Are 1 in 6 Canadians illiterate or 10th best readers in the world?

During the last year, we have been given conflicting information about how well Canadians can read. First to be released, in May of 2010, was a Statistics Canada report that claimed 1 in 6 Canadians were functionally illiterate or 14.6% of the 42% who were considered semi-illiterate.  For specific information on those statistics, read this CBC story. It is titled “Canada’s Shame” and is clearly an attempt to justify increasing funding and programs for adults with literacy difficulties.

Now, I am all for helping people who need it. I operated my own private reading clinic for a decade or more to do just that.  But, something is wrong when StatsCan has to use twelve-year-old numbers to make their case. Here, for example, is how the joint StatsCan, IALS (OECD’s International Adult Literacy Survey) study is explained — that the first round of IALS surveys were conducted in 1995, followed by second and third rounds in 1996 and 1998, with the final report pertaining to 23 countries or regions being released in 2000.

So, given how out of date that data was, why was it released in 2010? And, why was it discussed in the absence of other studies — particularly since both studies involved the OECD and data pertaining to the the studies on the reading competency of fifteen-year-olds was already available for 2000, 2003 and 2006? And, just last week, the 2009 OECD’s school-based international test scores in reading were released (December, 2010). Involving 70 countries, that report found that Canadian youth ranked tenth overall for reading, having slipped from 7th overall three years ago in 2006.

Now, here is the Canadian dilemma: Given the latest OECD school-based reading tests and the explanation in the CBC column, how can we have 42% of our population semi-illiterate while our high school graduates are performing well above the norm. I mean, we can’t have it both ways. We can’t be drowning in illiteracy while our kids are excelling.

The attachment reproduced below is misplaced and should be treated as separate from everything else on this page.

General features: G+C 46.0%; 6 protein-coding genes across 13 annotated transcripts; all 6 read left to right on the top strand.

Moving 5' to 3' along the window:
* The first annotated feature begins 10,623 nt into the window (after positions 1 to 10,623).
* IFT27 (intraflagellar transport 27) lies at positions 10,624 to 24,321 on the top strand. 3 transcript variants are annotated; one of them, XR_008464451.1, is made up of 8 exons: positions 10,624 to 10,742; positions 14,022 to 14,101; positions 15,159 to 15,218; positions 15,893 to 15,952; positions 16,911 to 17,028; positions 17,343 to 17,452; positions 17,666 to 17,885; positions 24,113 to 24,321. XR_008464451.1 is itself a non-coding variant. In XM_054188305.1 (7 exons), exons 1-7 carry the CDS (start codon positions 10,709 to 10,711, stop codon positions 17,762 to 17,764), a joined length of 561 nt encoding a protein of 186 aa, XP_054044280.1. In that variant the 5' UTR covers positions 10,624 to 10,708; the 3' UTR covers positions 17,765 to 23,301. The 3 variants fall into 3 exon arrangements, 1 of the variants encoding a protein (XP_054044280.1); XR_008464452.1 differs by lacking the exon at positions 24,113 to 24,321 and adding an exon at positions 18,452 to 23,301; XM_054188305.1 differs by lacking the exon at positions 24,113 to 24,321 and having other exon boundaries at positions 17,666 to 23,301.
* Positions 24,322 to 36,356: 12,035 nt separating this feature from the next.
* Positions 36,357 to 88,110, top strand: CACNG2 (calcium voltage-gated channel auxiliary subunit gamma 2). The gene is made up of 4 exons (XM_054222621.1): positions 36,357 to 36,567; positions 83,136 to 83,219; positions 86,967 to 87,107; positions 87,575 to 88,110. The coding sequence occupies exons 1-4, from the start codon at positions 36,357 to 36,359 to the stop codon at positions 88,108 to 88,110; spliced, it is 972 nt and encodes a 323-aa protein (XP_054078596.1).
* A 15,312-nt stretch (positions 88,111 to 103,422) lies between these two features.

So, which is it?

Do StatsCan numbers mean we are a country of illiterates?

I would swear that each and every time there is a major literacy study, the percentages get higher. Now, either the teachers in our publicly funded schools are totally inadequate (which some would debate is the case) or it is how illiteracy is defined that is responsible for the ever increasing statistics. And, while I think that decades long social promotion and no-fail policies are likely not helping the literacy rates, the latest StatsCan report is, without a doubt, misleading. 

Specifically, to read this CBC story titled “Canada’s Shame,” is to think Canada is a country of illiterates. Yet, that is simply not true. It is not true because it all depends on how the numbers are collected and analyzed, what assumptions one makes about what it takes to become literate, as well as how one defines illiteracy or semi-literacy. And, in my opinion, StatsCan misses the mark on all three with their seven-country international survey.

Continue reading “Do StatsCan numbers mean we are a country of illiterates?”